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Chapter 18. Networking

Chapter 18. Networking

A home network can be many things to many people. To most, it is a means by which to share an Internet connection between multiple computers simultaneously. Beyond PCs, it enables an entirely new range of devices to share the Internet connection. Whether it be networked PCs, televisions, or telephones, more and more devices will start featuring the ability to connect to a home network for Internet connectivity. For example, personal video recorder (PVR) technology is becoming more and more popular and soon will allow us to download content not only from television, cable, and satellite services, but from the Internet as well.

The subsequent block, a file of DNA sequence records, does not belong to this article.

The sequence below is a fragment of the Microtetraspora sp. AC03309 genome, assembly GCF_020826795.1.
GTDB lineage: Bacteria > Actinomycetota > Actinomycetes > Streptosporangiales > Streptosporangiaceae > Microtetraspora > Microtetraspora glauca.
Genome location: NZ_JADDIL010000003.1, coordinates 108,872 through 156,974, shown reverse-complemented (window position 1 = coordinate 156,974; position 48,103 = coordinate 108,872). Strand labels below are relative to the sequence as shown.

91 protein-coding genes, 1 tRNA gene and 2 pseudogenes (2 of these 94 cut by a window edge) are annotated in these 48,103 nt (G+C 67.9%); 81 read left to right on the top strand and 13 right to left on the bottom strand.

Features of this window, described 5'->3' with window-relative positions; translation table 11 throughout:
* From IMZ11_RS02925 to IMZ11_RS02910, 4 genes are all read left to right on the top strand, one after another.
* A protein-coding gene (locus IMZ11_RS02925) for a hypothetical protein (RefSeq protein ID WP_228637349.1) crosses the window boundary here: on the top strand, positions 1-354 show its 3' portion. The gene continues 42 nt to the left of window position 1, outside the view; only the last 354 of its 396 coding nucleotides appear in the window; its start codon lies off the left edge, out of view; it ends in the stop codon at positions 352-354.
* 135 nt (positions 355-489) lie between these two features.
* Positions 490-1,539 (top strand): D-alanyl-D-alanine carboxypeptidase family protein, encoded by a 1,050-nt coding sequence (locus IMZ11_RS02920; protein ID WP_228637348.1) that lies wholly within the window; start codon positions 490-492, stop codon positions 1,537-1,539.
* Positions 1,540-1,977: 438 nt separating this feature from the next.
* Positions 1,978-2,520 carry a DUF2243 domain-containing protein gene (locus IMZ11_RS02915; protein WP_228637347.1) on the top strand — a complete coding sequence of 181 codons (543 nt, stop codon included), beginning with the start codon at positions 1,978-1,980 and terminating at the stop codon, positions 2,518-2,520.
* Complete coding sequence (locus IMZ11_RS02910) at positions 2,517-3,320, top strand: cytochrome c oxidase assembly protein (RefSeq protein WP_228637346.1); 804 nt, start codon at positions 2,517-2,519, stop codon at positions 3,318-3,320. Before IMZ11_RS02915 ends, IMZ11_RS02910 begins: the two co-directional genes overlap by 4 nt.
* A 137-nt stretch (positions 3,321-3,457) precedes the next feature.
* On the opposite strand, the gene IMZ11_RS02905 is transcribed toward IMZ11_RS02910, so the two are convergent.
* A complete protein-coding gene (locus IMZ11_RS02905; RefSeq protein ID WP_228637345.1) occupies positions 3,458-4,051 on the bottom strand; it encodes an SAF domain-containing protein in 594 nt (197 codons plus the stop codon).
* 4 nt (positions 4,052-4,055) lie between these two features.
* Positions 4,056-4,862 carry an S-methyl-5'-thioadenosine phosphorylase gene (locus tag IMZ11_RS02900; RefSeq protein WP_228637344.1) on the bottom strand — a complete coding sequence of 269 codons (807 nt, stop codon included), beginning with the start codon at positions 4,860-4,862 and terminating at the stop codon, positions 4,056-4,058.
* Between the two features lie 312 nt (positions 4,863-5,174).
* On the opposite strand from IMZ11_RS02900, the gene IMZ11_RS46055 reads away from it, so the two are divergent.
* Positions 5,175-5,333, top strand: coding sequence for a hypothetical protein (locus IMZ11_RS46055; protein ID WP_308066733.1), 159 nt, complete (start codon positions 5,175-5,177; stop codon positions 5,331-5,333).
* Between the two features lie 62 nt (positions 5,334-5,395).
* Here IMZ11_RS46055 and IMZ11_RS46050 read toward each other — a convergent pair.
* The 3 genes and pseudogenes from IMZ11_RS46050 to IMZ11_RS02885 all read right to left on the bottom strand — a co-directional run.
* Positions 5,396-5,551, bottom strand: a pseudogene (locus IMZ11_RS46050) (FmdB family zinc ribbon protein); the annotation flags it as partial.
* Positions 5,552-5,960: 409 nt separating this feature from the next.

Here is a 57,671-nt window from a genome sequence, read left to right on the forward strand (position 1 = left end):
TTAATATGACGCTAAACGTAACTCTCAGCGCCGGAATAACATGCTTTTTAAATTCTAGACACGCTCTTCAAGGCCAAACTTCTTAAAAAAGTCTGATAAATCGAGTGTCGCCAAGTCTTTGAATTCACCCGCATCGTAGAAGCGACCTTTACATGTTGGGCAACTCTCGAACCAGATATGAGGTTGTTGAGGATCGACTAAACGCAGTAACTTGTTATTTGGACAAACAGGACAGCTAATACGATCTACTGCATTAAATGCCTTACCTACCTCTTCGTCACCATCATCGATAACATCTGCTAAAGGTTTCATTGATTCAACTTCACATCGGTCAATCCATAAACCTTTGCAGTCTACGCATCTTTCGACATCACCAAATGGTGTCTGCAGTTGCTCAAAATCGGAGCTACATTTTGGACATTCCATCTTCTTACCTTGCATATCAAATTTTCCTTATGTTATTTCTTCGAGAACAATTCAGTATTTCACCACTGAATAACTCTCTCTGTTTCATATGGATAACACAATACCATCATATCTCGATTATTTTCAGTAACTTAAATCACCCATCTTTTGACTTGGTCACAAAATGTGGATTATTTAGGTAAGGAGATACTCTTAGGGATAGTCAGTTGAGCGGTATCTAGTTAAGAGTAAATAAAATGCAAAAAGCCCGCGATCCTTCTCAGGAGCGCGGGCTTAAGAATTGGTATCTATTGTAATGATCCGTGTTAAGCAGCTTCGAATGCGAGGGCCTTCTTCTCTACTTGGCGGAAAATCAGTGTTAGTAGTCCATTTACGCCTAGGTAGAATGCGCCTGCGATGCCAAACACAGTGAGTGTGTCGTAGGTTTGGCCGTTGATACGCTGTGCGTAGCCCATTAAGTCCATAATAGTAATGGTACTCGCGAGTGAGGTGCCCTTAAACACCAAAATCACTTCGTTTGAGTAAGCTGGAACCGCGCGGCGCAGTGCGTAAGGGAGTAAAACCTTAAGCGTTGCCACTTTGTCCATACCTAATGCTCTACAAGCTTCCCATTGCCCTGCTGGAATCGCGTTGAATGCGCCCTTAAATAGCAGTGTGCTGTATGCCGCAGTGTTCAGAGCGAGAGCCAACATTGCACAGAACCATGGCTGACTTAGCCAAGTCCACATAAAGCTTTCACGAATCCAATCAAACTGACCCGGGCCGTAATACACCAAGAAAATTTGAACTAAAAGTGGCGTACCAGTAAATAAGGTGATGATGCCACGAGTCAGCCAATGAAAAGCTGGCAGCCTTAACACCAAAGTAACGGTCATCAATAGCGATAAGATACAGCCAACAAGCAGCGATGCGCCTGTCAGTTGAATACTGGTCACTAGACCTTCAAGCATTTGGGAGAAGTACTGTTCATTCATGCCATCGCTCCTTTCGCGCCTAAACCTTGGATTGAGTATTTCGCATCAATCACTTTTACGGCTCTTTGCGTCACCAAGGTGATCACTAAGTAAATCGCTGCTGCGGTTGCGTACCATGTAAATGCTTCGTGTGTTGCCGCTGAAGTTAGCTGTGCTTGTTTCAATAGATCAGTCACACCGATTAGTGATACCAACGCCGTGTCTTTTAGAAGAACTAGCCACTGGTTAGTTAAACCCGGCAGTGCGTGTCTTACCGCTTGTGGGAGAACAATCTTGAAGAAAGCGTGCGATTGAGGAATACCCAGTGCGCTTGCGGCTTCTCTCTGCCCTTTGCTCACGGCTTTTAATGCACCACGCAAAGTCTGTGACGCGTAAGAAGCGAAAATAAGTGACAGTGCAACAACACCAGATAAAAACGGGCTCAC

Although the greatest benefit of a home network is clearly its shared, simultaneous access to the Internet, other benefits exist as well. A home network lets you share files and/or printers between computers in the home. Giving family members access to files on one PC from another can be powerful. The same goes for printers. A child can look at the family calendar on Dad's PC or print her science report using the color printer connected to Mom's PC. Additionally, many kids these days are hosting “LAN parties,” where they play computer games against one another from different PCs in the same house. Many computer games are designed with this kind of functionality, and this can be safer than having children interact with strangers on the Internet.


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